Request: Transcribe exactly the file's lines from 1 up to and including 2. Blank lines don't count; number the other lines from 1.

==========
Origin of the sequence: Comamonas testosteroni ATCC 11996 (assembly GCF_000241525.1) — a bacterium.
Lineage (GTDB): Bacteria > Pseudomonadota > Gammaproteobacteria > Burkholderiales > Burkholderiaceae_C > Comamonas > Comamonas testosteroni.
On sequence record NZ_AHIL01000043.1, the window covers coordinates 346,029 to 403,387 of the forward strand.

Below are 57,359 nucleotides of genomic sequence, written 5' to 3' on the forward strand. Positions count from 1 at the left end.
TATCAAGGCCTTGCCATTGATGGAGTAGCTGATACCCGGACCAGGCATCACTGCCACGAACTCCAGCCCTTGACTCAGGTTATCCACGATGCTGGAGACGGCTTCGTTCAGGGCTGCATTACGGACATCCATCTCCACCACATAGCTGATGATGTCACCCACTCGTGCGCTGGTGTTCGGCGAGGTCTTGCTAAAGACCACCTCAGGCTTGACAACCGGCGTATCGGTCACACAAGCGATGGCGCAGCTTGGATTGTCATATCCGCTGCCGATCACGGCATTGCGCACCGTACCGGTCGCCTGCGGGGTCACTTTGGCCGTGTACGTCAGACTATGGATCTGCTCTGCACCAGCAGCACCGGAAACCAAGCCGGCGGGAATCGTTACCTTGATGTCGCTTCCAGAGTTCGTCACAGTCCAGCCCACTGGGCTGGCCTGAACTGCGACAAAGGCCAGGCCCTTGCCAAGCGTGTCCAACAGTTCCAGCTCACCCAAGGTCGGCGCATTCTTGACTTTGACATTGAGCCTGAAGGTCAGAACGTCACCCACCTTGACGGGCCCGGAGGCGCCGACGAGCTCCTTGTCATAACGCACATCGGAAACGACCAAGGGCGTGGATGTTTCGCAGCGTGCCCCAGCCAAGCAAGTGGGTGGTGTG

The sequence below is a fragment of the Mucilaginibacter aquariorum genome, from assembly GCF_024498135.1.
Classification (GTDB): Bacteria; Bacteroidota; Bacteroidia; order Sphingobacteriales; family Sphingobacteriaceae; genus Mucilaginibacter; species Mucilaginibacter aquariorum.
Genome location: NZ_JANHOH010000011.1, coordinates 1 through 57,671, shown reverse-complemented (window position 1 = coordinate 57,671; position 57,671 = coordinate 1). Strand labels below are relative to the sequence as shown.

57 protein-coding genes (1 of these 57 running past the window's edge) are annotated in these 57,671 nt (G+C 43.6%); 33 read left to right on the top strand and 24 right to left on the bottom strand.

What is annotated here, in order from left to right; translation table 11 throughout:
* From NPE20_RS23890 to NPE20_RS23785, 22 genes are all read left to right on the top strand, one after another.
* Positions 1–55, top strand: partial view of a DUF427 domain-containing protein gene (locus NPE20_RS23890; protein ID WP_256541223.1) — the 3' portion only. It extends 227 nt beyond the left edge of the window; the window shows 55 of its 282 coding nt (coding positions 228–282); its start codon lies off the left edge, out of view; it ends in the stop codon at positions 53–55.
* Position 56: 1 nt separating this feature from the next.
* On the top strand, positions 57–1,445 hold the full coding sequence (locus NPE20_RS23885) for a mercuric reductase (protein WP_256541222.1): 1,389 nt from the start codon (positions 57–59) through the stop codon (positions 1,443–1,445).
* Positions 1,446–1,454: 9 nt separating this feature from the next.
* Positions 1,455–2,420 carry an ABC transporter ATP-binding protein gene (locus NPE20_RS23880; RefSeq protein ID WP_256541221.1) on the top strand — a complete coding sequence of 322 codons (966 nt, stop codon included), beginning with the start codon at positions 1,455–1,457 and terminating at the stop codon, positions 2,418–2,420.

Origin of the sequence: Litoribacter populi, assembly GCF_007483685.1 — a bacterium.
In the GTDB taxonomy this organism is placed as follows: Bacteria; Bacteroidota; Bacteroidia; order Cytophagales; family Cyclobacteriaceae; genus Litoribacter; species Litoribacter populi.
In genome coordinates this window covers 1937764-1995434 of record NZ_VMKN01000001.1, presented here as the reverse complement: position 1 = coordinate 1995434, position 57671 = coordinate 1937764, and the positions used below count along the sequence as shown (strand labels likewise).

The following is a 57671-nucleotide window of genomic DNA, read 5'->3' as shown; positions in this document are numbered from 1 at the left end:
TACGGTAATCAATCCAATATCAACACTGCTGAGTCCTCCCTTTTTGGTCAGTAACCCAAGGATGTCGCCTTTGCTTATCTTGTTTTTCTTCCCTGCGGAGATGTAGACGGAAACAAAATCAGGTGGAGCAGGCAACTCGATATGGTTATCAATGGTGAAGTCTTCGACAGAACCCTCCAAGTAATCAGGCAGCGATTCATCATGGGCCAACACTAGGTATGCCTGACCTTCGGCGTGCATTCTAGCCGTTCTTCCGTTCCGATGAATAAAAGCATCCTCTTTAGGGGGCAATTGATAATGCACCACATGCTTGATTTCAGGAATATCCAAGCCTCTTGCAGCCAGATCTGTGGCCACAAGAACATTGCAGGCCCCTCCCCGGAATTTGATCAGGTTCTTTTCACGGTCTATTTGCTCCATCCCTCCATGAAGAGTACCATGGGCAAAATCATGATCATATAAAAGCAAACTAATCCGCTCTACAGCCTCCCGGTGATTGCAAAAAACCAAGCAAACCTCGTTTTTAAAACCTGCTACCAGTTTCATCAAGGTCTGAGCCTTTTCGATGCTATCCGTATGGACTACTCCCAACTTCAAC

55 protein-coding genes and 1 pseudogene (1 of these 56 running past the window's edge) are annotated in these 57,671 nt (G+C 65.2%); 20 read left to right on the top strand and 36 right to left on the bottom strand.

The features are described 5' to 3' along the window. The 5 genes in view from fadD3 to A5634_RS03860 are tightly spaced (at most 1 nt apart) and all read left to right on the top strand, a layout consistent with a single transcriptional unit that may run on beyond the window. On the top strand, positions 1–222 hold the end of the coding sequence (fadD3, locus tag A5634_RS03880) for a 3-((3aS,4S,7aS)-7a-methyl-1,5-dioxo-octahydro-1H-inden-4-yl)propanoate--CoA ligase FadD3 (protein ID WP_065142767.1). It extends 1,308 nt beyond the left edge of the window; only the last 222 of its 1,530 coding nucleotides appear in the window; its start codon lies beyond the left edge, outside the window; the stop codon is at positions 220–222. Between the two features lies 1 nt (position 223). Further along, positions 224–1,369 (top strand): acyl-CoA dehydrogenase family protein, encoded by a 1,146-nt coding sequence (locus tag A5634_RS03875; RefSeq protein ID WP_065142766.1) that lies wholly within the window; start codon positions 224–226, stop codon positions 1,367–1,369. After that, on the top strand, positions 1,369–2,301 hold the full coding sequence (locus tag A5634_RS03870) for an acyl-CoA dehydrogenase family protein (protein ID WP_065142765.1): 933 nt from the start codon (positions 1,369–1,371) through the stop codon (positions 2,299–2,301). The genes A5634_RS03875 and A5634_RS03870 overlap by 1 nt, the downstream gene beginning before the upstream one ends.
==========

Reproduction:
Origin of the sequence: Comamonas testosteroni ATCC 11996 (assembly GCF_000241525.1) — a bacterium.
Lineage (GTDB): Bacteria > Pseudomonadota > Gammaproteobacteria > Burkholderiales > Burkholderiaceae_C > Comamonas > Comamonas testosteroni.